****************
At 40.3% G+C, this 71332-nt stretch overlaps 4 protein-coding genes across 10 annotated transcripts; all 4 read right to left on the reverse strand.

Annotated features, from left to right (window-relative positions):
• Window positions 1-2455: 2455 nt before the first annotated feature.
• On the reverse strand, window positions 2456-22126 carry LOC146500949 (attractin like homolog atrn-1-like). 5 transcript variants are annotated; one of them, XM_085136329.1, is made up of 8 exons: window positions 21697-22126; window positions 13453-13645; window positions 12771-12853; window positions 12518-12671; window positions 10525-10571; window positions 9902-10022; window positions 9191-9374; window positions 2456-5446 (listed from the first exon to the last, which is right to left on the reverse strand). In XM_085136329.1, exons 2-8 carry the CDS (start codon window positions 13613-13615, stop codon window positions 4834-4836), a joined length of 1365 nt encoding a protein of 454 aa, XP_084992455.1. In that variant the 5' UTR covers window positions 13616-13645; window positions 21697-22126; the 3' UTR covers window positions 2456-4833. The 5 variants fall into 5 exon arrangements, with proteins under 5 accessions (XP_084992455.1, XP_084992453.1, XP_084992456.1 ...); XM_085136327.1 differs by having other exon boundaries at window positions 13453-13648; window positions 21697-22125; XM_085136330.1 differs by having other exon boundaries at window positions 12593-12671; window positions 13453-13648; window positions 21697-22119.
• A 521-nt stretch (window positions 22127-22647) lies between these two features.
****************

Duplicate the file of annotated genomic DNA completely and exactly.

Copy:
At 40.3% G+C, this 71332-nt stretch overlaps 4 protein-coding genes across 10 annotated transcripts; all 4 read right to left on the reverse strand.

Annotated features, from left to right (window-relative positions):
• Window positions 1-2455: 2455 nt before the first annotated feature.
• On the reverse strand, window positions 2456-22126 carry LOC146500949 (attractin like homolog atrn-1-like). 5 transcript variants are annotated; one of them, XM_085136329.1, is made up of 8 exons: window positions 21697-22126; window positions 13453-13645; window positions 12771-12853; window positions 12518-12671; window positions 10525-10571; window positions 9902-10022; window positions 9191-9374; window positions 2456-5446 (listed from the first exon to the last, which is right to left on the reverse strand). In XM_085136329.1, exons 2-8 carry the CDS (start codon window positions 13613-13615, stop codon window positions 4834-4836), a joined length of 1365 nt encoding a protein of 454 aa, XP_084992455.1. In that variant the 5' UTR covers window positions 13616-13645; window positions 21697-22126; the 3' UTR covers window positions 2456-4833. The 5 variants fall into 5 exon arrangements, with proteins under 5 accessions (XP_084992455.1, XP_084992453.1, XP_084992456.1 ...); XM_085136327.1 differs by having other exon boundaries at window positions 13453-13648; window positions 21697-22125; XM_085136330.1 differs by having other exon boundaries at window positions 12593-12671; window positions 13453-13648; window positions 21697-22119.
• A 521-nt stretch (window positions 22127-22647) lies between these two features.